And what Willy doesn’t say—or so I think—is that the strange thoughts are of suicide. Alluding to them is a form of confession, a need to not be alone with the imaginings of his own destruction, though he can’t make the full confession. He can’t tell Linda what he’s been thinking, partly out of bravery—not wanting to burden his wife—and partly out of pride—not wanting to admit to her (or to himself) how close he is to being absolutely defeated. 

Later as Biff, Willy’s son, Miller says, “I just can’t take hold, mom. I can’t take hold of some kind of life.”  And in that line, too, I felt the writer peeking through, not just reading his words, but feeling them, remembering what they meant to him when he first wrote them.

Why did I choose to listen to this recording?  A random selection of possibilities was mentioned to me in an e-mail—the Y archive is a real audio treasure-trove—and amidst the half-dozen or so authors that were listed as examples, I gravitated immediately toward Miller, which is how I pick flowers for someone I love—the ones that strike me in that moment.  

And Miller struck me because ever since I first read Death of a Salesman back in high school I’ve never forgotten it. It hit very close to home. My father was a travelling salesman, his beat was the Northeast corridor, not unlike Willy’s, and Willy’s agonies are something I saw played out not in a two-act drama but over a thirty-year career.  

My father always talked of landing “a million-dollar deal,” if he could just find the right angle, the right thing to sell; if his company just wouldn’t hold him back. The deal never materialized, of course, even though we waited for it year after year. At the end, when my father was around Willy’s age, his bosses put him on commission, just as Willy’s bosses had, and when that happens a salesman knows it’s over, that he’s all used up. It was painful to witness and more painful for my father to live it.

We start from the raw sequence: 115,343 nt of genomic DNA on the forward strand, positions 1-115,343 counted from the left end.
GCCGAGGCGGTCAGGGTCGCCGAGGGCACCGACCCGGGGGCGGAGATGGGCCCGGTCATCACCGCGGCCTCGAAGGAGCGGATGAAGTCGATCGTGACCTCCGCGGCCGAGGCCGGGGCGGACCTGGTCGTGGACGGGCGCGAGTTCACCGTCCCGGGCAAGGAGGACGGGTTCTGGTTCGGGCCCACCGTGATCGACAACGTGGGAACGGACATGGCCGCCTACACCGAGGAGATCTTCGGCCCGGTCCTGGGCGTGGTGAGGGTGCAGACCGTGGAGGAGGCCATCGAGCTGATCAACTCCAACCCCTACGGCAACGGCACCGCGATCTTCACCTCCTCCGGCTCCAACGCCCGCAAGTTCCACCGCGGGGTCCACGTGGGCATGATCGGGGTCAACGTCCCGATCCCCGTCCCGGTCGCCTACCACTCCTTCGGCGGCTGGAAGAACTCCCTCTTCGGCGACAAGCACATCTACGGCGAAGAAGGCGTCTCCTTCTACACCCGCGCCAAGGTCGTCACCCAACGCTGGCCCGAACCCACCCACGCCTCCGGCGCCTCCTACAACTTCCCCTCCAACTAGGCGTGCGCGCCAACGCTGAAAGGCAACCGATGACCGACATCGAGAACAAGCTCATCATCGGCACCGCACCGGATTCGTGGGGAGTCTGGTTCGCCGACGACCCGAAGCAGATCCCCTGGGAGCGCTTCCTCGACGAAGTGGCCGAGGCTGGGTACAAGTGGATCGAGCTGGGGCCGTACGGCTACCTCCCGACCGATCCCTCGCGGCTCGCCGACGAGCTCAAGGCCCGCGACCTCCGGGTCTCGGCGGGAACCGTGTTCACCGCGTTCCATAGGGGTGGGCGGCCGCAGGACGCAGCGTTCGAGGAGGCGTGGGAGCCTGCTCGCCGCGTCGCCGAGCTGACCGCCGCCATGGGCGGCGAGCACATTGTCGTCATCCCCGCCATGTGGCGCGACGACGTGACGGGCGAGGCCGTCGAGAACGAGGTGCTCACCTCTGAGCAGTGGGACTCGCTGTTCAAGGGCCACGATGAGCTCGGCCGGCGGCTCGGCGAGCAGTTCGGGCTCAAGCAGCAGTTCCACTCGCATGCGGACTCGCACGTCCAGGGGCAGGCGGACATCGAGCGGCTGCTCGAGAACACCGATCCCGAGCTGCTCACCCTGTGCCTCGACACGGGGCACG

Another reason that this play has always stuck with me is that I read it around the time that my grandfather died, which was my first experience of death. And what Linda says at Willy’s funeral put into words my own confused response to my grandfather’s passing: “Forgive me, dear. I can’t cry. I don’t know what it is, but I can’t cry. I don’t understand it … Help me, Willy, I can’t cry. It seems to me that you’re just on another trip. I keep expecting you…”

That was how I felt about my grandfather’s death and how I have felt about every death since.  It’s like my mind doesn’t accept it, can’t accept it. The person is simply away; we’ve drifted apart for a while; we’re out of touch; certainly I’ll see them again, make things right, tell them I love them.  

“It seems to me that you’re just on another trip. I keep expecting you…”

Maybe we can’t—or at least I can’t—accept the deaths of others, because it’s like a math problem beyond our ken and to ken it is to fully grasp and understand our own death, which maybe we can’t, just as we’re not supposed to be able to dream of it.  

Well, I guess that’s all I have to say about listening to this recording. One shouldn’t write things that are too long if they’re to be read on the Internet. Wait, there’s one more thing. What comes through this tape and in the play is the great love that existed in the Loman family, right alongside the anger and the tragedy. Despite everything, they love each other. They may not be able to say it in the right way or at all but at least it’s there. Attention, as they say, must be paid to that. To the love. 

[youtube https://www.youtube.com/watch?v=hdmQUWl_LbQ]

Jonathan Ames’ latest book is You Were Never Really Here.